A new paper co-authored by staff at the NC3Rs and the UK Medicines and Healthcare products Regulatory Agency (MHRA) has clarified that the forced swim test is not a regulatory requirement for the development of new antidepressants.
As the world’s predominant mental health problem, depression affects millions of people every year and is a leading cause of disability. The most commonly used antidepressants, selective serotonin reuptake inhibitors, were introduced over 30 years ago and do not meet current clinical need, due to limited effectiveness and side effects in some patients. The lack of innovation in psychiatric drug discovery has been attributed to animal models failing to predict clinical efficacy or to distinguish between models of disease and models of response to treatment.
The rodent forced swim test is used to test the antidepressant potential of new drugs. It involves placing a rodent in a container of lukewarm water from which it attempts to escape. Failing to do so, the animal becomes immobile and is removed after a set time. The durations for which the animal is active and then immobile are recorded and used to indicate antidepressant activity. All clinically used antidepressants, including SSRIs, have been shown to increase swimming behaviour and therefore indicate positive results in the forced swim test.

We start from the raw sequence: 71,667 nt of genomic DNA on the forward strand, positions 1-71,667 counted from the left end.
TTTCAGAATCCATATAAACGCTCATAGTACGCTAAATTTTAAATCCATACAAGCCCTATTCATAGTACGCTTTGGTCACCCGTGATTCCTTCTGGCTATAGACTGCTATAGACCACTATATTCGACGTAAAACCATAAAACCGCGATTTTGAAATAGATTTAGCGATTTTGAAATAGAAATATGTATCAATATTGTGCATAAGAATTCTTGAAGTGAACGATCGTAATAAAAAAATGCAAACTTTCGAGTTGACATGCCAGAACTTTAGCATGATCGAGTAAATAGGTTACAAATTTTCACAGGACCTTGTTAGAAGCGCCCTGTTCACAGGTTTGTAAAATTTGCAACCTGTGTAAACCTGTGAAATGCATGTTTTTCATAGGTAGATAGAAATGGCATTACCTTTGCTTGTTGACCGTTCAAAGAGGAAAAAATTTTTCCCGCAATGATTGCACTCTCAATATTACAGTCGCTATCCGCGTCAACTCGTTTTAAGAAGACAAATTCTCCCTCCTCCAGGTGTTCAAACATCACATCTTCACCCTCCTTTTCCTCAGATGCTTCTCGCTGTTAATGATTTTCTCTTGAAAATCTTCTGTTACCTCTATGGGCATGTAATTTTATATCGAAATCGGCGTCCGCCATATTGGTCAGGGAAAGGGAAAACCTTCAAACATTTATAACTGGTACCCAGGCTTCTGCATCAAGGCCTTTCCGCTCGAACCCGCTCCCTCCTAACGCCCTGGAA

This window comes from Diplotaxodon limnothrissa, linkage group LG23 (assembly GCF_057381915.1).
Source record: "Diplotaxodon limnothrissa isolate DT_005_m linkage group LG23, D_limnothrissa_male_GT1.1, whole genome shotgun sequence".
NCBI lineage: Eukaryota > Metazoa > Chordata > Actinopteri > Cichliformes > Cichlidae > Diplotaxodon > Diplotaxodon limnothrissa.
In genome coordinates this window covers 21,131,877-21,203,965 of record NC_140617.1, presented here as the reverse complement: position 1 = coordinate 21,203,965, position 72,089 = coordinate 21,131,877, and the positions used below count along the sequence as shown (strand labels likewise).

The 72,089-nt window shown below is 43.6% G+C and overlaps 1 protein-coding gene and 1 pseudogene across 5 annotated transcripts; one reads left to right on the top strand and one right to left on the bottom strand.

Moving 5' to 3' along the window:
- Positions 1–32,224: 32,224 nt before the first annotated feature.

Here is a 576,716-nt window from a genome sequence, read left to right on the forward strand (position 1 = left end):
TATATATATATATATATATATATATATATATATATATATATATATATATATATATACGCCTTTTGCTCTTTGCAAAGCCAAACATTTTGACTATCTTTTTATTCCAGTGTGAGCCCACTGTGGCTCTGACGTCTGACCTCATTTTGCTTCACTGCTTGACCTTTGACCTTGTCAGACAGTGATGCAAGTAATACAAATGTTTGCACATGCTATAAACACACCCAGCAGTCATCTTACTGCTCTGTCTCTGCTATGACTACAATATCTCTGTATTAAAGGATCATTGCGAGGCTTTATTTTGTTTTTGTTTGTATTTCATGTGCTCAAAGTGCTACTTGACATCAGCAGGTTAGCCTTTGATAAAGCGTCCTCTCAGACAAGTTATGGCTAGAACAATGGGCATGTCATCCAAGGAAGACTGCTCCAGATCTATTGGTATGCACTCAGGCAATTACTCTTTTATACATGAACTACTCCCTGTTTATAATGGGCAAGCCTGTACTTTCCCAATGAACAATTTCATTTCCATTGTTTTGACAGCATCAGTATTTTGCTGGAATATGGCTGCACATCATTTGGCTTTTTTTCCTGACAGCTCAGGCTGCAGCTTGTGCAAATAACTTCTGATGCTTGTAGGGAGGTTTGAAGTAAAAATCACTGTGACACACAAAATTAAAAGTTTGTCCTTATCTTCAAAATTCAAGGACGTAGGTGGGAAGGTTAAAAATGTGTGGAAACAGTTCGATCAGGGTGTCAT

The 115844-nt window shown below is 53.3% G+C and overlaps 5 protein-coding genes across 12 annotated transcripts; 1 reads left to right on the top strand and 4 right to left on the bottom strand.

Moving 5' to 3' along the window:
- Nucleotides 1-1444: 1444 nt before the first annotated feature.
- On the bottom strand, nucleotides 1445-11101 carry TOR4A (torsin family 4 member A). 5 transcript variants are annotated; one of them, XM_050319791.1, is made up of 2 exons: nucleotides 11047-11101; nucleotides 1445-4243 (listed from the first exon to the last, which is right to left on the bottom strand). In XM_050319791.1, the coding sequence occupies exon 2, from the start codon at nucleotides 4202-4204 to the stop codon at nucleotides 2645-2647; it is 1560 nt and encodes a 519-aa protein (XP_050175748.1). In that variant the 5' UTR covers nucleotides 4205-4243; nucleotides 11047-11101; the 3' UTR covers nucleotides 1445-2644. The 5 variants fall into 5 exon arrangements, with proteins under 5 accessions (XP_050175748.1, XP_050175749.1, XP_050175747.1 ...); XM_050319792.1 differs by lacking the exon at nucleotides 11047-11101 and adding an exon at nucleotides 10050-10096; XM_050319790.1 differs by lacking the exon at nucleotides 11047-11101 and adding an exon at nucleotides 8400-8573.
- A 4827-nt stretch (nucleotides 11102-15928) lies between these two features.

Despite its widespread use, the forced swim test is highly contentious and has come under considerable scrutiny, in part due to its severity and effect on animal welfare. There are also concerns about its scientific utility. The latter includes the lack of neurobiological correlation between the behaviour of animals and the effects seen in humans, and its inability to model the speed at which an antidepressant begins to take effect following regular dosing.
The collaboration was initiated to address misconceptions among some researchers that led to the test being erroneously justified on the basis of a regulatory requirement. In practice, regulations do not prescribe the use of specific methodologies or models to demonstrate efficacy as part of new Medicines Licences for the treatment of depression and anxiety. The paper clarifying the regulatory position is now published in Regulatory Toxicology and Pharmacology.
The paper also calls for further research into the development of alternative approaches to avoid the use of the forced swim test. The NC3Rs has a range of funding schemes to support 3Rs research.
To learn more, read the paper in Regulatory Toxicology and Pharmacology.
Sewell et al. (2021). Preclinical screening for antidepressant activity – shifting focus away from the Forced Swim Test to the use of translational biomarkers. Regulatory Toxicology and Pharmacology 125: e105002. doi: 10.1016/j.yrtph.2021.105002